KJT Group, Inc.
October 7, 2013 Issue
The Most Powerful Name In Corporate News and Information
An Evidenced-Based Research and Consulting Firm, KJT Group, Inc. is Focused on Guiding Life Sciences Clients with a Personalized Approach to Uncover Unparalleled Insights that Enhance their Strategies and Execution
KJT Group is an
evidence-based research and consulting firm focused on guiding life sciences
clients to uncover insights that enhance their strategies and execution. KJT
Group consultants: provide unparalleled insights to inform and guide
strategy; are passionate about well designed research and analysis; create
personalized approaches to solving business questions.
has an extensive academic and business background, much of which has focused
on the healthcare industry and outcomes research. His areas of expertise
include decision analytic modeling, forecasting, and business analysis. Ken
founded KJT Group in 2007. KJT Group is consulting firm with approximately
45 full-time employees. At KJT Group, Dr. Tomaszewski is a “hands-on” CEO
and one of the principal consultants, responsible for many design and
analytic considerations. He plays a key role in developing training and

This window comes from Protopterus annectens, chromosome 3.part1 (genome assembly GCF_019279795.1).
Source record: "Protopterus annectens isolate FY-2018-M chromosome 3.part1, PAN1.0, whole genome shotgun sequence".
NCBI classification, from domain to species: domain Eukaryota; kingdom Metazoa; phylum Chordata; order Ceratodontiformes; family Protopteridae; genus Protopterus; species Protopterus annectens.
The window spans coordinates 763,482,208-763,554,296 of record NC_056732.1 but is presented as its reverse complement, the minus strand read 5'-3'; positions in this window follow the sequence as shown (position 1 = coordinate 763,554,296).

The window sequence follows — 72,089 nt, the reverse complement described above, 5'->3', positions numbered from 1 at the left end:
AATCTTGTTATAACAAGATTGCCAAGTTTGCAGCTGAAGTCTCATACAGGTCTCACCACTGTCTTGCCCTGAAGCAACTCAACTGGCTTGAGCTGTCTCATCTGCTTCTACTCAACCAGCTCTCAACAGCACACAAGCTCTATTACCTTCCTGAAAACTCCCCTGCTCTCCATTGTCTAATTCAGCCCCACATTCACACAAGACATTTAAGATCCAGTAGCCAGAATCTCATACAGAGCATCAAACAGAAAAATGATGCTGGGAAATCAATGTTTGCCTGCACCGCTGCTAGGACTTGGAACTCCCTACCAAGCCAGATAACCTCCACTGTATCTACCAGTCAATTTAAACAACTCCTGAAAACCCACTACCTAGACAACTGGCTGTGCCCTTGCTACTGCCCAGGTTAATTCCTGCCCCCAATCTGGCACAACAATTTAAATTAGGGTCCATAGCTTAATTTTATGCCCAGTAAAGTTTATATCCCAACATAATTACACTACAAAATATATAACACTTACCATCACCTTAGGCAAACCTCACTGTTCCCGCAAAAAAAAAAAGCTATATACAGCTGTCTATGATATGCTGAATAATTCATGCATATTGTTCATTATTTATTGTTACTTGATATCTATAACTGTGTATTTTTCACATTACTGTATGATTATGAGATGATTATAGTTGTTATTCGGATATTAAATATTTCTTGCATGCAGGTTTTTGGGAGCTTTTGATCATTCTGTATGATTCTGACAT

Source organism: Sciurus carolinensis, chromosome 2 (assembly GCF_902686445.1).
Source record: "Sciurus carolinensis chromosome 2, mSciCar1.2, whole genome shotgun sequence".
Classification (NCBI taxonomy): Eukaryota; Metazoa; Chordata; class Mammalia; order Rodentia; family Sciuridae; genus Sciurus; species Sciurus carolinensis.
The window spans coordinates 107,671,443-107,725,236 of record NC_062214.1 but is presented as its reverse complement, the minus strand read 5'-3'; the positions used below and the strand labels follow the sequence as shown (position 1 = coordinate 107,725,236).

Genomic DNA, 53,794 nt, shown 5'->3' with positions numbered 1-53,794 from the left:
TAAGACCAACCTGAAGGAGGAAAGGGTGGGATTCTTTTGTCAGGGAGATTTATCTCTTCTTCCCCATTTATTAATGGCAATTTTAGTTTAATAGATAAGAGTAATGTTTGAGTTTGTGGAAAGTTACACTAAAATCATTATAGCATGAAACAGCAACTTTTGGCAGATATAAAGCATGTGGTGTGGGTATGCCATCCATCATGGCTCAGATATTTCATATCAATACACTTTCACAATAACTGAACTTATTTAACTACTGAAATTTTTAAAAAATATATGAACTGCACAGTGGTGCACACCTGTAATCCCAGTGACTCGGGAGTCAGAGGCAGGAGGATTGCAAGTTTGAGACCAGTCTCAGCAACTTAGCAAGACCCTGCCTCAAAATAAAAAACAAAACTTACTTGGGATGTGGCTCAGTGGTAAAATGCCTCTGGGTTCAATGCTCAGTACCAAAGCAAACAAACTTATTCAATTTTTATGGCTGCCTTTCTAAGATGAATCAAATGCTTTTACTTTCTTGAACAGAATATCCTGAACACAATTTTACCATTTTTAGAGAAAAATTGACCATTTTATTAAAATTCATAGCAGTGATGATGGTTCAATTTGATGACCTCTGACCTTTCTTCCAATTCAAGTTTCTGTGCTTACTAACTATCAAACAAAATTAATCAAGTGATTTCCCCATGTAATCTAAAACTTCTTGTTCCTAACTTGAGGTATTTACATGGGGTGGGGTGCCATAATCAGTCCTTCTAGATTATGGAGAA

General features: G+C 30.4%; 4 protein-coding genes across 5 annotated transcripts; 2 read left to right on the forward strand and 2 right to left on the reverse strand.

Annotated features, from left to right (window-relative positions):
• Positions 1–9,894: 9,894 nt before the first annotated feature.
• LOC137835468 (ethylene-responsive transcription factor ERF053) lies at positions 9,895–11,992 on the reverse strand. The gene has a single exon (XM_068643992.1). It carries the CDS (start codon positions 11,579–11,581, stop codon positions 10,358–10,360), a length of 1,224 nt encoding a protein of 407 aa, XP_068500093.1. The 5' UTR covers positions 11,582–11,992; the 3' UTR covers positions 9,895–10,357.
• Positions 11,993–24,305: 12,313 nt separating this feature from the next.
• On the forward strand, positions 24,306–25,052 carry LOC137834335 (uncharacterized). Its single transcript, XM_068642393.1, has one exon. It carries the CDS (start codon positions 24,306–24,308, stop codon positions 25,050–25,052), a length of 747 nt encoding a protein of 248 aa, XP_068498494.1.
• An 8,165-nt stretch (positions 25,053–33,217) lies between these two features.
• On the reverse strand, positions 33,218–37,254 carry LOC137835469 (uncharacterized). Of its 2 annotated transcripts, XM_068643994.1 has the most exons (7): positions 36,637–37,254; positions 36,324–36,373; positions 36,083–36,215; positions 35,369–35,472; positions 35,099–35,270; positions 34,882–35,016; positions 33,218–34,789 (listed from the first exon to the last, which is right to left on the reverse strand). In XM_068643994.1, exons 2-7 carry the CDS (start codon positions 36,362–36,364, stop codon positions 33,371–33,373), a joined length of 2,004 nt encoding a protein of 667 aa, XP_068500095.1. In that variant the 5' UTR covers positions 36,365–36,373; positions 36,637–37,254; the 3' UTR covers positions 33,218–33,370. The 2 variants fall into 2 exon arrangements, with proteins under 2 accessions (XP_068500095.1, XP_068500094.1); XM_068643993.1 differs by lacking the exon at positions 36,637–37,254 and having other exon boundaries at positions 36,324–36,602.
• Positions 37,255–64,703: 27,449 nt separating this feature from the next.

consultative engagements. Since 2004, he has served as Lecturer and Adjunct
Assistant Professor at the University of Rochester’s Medical School and
School of Arts and Science, for courses including Health Economics, Health
Policy, Cost-Benefit Analysis, and Survey Research. Ken earned his M.S. in
Public Policy Analysis in 1996, and after initially joining Harris
Interactive, Ken returned to pursue his Ph.D. in Health Services Research
and Policy in 1999, rejoining Harris Interactive in 2003. Since 2001, he has
published articles in Neurology, Health Services Research, American Journal
of Public Health, Epilepsy and Behavior, American Journal of Surgery, and
Journal of Asthma.
KJT Group, Inc.
6 East Street
Honeoye Falls, NY 14472
Year Founded: 2007
Number Employees: 45
Interview conducted by: Lynn Fosse, Senior Editor, CEOCFO Magazine, Published – October 7, 2013
CEOCFO: Dr. Tomaszewski, what was the vision when you started KJT Group and where is the company today?